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Choosing A Self-Defense System

Updated: Oct 30, 2023

Shutterstock / BearFotos

Every time you turn around, you hear another argument of why a Martial Artist thinks their system is the best for self-defense. They hold core beliefs that they use to support their statements. For instance, “90% off all fights end up on the ground,” or “you’ll be up against more than one person,” or “they’ll have a weapon.”

With these steadfast beliefs, some push for striking, while others promote grappling as their go-to fighting tactic. Some focus one one-on-one attacks, whereas others look at multiple attackers. Some introduce weapons into training, while others focus on unarmed combat. These perspectives are all viable and deserving attention; however, they often ignore the very people they want to help.

Ironically, most frequently omitted from the discussion of “which is best” is the person that wants to learn to defend themselves. Their needs, advantages, disadvantages, and resources are afterthoughts when they should be the focus.

So, what do we need to consider?


It does not matter if you are a man or a woman, no one is immune to attacks. That said, the kind of attack most likely to happen to a woman is not typically the same as that of a man. It is important to give thought to the types of attack a person is most likely to encounter and choose a system that puts the majority of its energy on dealing with those situations.

For instance, a woman is more likely to be grabbed by a larger male trying to subdue her through intimidation and oppressive strength. A man, on the other hand, will likely find himself attacked with punches or an old-fashioned tackle. He may also be more likely to be attacked by multiple assailants.

Of course, these are not definitively what will happen, but the probabilities are greater for certain attacks on one sex compared to another.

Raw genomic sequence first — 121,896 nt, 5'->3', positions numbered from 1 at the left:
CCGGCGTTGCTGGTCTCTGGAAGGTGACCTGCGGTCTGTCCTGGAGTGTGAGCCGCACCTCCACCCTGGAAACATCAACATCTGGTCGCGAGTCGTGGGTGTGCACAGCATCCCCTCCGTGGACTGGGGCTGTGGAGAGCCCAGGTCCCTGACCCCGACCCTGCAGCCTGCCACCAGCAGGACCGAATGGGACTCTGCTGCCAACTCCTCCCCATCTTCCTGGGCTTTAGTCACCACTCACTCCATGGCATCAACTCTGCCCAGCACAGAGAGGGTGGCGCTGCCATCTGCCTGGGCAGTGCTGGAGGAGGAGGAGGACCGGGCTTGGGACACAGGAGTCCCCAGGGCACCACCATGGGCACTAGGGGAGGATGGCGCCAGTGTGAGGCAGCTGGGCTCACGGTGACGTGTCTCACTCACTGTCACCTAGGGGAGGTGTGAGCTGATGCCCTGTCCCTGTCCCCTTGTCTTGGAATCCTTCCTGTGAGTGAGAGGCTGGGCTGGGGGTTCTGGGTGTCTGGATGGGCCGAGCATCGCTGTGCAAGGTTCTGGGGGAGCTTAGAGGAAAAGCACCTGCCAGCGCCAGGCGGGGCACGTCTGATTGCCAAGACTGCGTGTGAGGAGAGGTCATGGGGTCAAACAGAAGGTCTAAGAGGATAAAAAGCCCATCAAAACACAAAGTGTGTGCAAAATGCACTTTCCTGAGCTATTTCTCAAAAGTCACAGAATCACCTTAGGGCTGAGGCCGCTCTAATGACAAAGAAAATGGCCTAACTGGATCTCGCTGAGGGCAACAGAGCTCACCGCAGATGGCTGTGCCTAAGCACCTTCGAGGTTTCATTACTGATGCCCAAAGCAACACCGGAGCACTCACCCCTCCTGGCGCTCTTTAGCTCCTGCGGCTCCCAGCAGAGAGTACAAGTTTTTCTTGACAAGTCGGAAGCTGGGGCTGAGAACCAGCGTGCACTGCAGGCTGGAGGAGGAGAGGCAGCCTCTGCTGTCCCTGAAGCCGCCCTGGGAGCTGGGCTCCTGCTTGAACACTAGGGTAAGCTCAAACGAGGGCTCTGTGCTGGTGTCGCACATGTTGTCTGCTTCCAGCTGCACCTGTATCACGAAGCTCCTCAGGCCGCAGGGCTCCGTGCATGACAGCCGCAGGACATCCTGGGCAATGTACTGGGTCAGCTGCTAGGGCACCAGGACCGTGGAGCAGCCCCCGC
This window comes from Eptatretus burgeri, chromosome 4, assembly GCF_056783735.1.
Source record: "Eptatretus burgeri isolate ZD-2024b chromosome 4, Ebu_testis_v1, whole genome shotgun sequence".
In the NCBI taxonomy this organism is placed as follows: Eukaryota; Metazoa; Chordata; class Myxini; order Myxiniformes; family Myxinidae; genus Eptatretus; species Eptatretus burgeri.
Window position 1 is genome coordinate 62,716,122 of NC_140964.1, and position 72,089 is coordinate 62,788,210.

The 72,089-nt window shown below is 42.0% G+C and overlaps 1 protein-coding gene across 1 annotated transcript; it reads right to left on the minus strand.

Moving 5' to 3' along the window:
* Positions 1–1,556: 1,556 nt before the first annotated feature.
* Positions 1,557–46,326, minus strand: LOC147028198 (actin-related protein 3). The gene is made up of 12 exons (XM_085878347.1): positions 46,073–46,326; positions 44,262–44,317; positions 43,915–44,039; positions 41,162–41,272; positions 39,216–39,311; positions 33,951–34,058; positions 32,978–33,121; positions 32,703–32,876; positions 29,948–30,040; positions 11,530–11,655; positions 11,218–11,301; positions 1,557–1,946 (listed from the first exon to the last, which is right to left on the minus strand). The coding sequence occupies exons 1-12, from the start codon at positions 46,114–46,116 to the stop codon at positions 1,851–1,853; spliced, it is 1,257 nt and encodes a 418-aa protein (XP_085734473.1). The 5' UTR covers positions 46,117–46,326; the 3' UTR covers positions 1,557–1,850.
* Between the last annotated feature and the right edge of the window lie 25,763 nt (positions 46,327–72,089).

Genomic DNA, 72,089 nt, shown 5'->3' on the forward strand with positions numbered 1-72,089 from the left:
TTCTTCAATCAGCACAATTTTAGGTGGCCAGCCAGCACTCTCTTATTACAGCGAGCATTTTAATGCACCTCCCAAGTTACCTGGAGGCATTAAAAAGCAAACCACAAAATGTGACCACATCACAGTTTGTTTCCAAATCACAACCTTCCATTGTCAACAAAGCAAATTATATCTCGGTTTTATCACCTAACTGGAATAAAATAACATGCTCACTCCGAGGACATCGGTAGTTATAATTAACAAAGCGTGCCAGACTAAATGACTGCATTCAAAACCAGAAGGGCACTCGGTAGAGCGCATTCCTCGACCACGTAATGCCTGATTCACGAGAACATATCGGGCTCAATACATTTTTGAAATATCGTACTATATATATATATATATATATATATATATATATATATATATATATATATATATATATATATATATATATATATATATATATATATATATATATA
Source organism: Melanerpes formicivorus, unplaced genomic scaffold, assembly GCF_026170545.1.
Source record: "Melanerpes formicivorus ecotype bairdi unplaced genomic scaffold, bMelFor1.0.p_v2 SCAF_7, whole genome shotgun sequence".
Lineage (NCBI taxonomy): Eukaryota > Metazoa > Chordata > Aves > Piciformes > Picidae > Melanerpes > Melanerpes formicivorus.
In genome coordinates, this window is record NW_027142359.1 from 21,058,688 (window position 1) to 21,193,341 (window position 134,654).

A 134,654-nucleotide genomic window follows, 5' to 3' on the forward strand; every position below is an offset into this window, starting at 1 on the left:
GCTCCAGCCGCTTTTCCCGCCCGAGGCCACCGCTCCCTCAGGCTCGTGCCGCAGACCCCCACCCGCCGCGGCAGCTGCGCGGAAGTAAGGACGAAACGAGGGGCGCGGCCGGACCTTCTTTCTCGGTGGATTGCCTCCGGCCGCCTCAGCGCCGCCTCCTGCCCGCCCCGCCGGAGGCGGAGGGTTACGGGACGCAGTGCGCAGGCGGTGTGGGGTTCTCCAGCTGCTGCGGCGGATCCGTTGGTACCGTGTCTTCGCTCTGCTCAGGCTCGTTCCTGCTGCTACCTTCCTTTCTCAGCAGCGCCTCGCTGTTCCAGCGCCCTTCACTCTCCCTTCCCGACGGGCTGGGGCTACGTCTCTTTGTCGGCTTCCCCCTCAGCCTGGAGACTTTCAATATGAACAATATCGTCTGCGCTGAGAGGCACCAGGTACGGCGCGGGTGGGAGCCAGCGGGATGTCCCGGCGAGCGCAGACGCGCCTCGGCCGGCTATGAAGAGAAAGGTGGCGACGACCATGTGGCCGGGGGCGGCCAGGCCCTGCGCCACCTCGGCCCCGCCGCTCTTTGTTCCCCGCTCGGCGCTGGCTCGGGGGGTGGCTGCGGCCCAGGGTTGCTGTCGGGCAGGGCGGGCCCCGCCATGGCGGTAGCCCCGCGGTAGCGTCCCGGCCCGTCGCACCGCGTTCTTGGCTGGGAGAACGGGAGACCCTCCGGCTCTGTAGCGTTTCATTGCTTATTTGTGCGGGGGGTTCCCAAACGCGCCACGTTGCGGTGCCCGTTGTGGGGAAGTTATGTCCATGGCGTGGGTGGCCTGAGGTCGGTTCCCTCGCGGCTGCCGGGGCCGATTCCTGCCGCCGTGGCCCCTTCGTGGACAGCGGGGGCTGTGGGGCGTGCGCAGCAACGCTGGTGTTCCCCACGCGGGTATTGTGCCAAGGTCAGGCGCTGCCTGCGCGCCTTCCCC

Ignoring sex is a mistake. Understanding the variety of attacks that are more likely to happen to one than the other should lend to choosing a system that addresses the primary necessities of the trainee.

Time Commitment

How long does the trainee intend to study? Is this a weekend seminar, a three-month venture, or a lifelong commitment? Once again, we must focus on the individual. The length of time a person plans to commit is a vitally important factor in choosing what must be taught and assimilated.

For example, women’s self-defense classes are frequently only a few hours. They’re a “one and done” class. There is no time to teach long katas to instill techniques or put in years conditioning the fists on the makiwara board or shins on the heavy bag. What must be conveyed in the short-term training approach are quick, effective, and simple means of escaping a situation that are easy to remember and apply.

If someone has a few months to commit to training, you can look at greater depth into more options of defense. Perhaps some simple punches like that of boxers and a few basic grappling moves can become part of a self-defense toolbox in that amount of time. Even with a few months, though, advanced kicking techniques or hand movements requiring extreme dexterity and coordination are most likely a waste of time and only serve to confuse the student.

Now, if the plan is to commit years or a lifetime to studying, the doors open to unlimited possibilities. With this option, people can learn to put self-defense techniques into action that they can’t even fathom at the beginning of their training.

So, which system do you choose or recommend? Again, this depends on how long will dedicated to training. That said, no matter how long a person plans to train, they should be taught some simple and effective techniques in the very beginning. This will serve as a means of empowering the student from the get-go.

Physical Abilities

Many of the Arts try to tailor the student to the art instead of tailoring the art to the student. This is a mistake. Sure, there needs to be a baseline of skills that an art teaches. However, the expression and use of the different tools are dependent upon the innate physical abilities of the practitioner.

For example, kicks may be a great tool for a 110-pound lady with excellent flexibility, where at the same time they may prove to be only a distraction to an uncoordinated big burly man. Time permitting, the lady may learn some very effective kicking defense options that are suited to her physical abilities, while the man may find more success studying the basics of boxing or wrestling to maximize the benefit of his size.

Choosing a system based in the natural strengths of the practitioner is a good first step towards building one’s self-defense arsenal.


When picking a system for self-defense, it is most important to keep the individual in mind. By understand the kinds of attacks one is most likely to encounter, how long will be committed to training, and natural physical abilities, one can more easily pick a system that will provide the best benefit for the Martial Arts practitioner.


Ian Lauer

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